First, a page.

In this series, I dig a little deeper into the meaning of psychology-related terms. This week’s term is pluralistic ignorance.
Pluralistic ignorance is a type of social group bias in which members of a social group privately disagree with a certain belief or behaviour, but they publicly go along with what they perceive to be the group norm. However, nearly all members of the group disagree with the perceived norm, meaning the actual group norm is very different than what members think it is. The term pluralistic ignorance is used because group members (plurality) are ignorant of the difference between a perceived and actual group norm.
Group identification is the most common force that drives pluralistic ignorance. People feel they need to act a certain way to show they are a “good” member of the group, but then they assume that others follow group behaviour norms because it’s actually consistent with their personal beliefs.
Where it’s been observed
This phenomenon has been observed in a number of different settings. Think back to when you were in school. Did you ever sit through a lecture that made absolutely no sense? Then at the end of the lecture, when the instructor asked if anyone had any questions, everyone looked around to see if they were the one dumbass that didn’t get it, or if other people were going to ask questions. No hands go up, because everyone thinks they’re the sole dumbass that didn’t get it.
Among post-secondary students, people tend to perceive that their peers are more comfortable with excessive drinking behaviour than they actually are. As a result, people don’t speak out about problematic behaviours because they mistakenly assume that others condone the behaviour.
Misconceptions about group beliefs can also fuel toxic masculinity, with individual men assuming that the majority tolerate or even condone problematic beliefs and behaviours.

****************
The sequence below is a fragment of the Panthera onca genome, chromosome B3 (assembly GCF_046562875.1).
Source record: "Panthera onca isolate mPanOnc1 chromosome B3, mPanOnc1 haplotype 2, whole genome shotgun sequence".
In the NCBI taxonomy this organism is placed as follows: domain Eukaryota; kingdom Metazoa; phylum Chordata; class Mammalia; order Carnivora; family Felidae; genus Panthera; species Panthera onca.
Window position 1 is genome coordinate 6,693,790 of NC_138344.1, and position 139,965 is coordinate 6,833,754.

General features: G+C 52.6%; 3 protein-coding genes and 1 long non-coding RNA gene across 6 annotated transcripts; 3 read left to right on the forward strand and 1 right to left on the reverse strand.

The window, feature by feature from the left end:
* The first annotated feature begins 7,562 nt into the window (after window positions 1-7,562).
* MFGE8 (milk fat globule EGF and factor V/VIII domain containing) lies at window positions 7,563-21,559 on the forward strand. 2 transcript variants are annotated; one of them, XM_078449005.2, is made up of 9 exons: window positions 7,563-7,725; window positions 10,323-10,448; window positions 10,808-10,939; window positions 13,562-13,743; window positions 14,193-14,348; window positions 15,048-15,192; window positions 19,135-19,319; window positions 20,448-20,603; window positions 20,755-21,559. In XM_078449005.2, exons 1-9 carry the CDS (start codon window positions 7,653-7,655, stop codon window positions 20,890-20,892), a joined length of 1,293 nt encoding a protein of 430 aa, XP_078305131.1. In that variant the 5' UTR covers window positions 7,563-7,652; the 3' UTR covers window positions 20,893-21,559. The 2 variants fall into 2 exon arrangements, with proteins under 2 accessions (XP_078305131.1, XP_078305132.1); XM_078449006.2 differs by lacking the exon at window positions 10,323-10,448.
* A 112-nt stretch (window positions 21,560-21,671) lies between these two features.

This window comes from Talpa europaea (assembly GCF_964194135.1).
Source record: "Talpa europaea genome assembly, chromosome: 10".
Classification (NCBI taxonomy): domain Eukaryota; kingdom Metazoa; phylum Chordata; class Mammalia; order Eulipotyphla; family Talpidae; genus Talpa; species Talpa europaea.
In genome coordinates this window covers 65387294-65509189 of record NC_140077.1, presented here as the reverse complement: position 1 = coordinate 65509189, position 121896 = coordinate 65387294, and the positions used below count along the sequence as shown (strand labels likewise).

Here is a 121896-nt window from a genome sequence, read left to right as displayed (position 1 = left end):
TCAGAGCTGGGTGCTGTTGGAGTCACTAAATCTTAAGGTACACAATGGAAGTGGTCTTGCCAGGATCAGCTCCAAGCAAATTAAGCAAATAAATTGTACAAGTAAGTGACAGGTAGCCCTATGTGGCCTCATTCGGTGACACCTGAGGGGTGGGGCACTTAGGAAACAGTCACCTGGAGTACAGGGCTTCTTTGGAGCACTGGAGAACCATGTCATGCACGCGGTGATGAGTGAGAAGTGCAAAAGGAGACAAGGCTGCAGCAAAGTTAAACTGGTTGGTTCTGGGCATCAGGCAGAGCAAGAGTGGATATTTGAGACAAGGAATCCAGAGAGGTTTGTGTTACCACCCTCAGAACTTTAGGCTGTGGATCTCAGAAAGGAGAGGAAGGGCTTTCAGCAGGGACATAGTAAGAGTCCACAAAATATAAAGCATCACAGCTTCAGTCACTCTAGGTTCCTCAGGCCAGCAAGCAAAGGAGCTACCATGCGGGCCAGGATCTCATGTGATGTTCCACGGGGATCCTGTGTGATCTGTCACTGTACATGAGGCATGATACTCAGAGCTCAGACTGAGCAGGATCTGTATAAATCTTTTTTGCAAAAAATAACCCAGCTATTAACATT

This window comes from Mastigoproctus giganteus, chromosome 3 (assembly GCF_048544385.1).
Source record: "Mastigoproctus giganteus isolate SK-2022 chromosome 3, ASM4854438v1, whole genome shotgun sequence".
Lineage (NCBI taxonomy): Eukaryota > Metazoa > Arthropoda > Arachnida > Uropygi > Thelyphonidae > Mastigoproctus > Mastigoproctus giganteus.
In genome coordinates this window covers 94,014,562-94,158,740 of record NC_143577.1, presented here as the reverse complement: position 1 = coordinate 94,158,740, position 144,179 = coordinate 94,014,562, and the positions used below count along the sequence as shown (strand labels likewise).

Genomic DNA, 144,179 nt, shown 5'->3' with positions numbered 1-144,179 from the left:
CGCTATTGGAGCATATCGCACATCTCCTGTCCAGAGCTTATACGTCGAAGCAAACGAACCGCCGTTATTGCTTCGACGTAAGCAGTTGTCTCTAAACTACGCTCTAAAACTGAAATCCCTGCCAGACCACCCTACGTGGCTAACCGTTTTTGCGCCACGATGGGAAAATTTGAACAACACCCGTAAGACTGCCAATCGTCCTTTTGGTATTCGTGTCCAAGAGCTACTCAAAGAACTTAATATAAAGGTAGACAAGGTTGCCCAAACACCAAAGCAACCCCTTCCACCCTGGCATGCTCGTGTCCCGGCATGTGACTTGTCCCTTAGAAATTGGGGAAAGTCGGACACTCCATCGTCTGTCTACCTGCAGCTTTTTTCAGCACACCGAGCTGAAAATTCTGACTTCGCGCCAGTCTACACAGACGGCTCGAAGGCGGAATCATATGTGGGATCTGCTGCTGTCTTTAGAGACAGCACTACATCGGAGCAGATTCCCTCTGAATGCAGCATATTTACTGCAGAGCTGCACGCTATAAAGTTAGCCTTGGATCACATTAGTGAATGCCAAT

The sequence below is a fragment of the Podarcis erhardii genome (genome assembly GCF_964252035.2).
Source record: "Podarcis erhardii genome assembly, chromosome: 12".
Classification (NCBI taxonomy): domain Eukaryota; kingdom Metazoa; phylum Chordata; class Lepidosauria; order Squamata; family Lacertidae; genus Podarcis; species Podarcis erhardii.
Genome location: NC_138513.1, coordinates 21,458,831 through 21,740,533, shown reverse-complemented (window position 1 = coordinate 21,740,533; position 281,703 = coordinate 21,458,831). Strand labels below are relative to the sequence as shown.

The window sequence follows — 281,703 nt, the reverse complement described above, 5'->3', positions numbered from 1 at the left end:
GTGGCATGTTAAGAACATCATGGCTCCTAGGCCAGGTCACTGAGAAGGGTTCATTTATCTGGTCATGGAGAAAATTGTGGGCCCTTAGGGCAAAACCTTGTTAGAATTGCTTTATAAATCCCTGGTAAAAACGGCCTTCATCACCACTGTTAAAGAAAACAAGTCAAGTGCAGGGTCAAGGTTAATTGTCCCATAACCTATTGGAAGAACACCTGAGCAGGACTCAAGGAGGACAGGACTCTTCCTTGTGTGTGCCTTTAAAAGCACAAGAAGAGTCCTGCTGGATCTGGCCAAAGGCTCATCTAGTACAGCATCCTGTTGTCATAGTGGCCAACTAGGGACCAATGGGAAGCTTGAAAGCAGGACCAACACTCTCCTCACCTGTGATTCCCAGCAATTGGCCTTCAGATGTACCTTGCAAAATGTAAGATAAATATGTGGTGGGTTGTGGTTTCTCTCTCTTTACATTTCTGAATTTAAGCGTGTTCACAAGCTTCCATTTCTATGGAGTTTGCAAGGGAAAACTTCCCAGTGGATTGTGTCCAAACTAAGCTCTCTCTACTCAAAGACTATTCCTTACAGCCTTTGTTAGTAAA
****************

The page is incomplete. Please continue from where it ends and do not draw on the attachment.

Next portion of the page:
Pluralistic ignorance can contribute to the bystander effect, as people erroneously decide that others don’t view the unfolding situation as an emergency. As a result, nobody is prepared to act, even though they’re hoping that someone else will.
An article in Pacific Standard suggested that pluralistic ignorance would explain the recent apparent shift in public opinion around the Confederate flag. The author argued that it wasn’t people’s personal opinions that changed; it was what they believed others’ opinions were. When some people started raising concerns about the Confederate flag, all of a sudden the many people who’d seen it as problematic for years started to realize that they weren’t the least bit alone in their opinions.
This effect can lead people to think that they don’t fit in with their social group, when in fact their own views are far more consistent with the group’s actual views than they suspect. It’s a good reminder that what we assume about others, even if it seems obvious, may be entirely wrong.
Ignorance on an individual level is bad enough, but throw a bunch of people together and we can really start to make a mess of things.
If you’re interested in reading more about this concept, the book Collective Illusions by Todd Rose is an excellent choice. You can read my review here. I’ve also explored this in the post Illusions of Normal: How Well Do We Know What Others Think?
- Iresearchnet.com Psychology Research and Reference: Pluralistic ignorance
- Livingston, J. (2017): Pluralistic ignorance and retreat from the Confederate flag. Pacific Standard.
- Prentice, D. A., & Miller, D. T. (1996). Pluralistic ignorance and the perpetuation of social norms by unwitting actors. In Advances in Experimental Social Psychology (Vol. 28, pp. 161-209). Academic Press.
- Reed College: Pluralistic ignorance
- Wikipedia: Pluralistic ignorance
The Psychology Corner has an overview of terms covered in the What Is… series, along with a collection of scientifically validated psychological tests.
Ashley L. Peterson
BScPharm BSN MPN
Ashley is a former mental health nurse and pharmacist and the author of four books.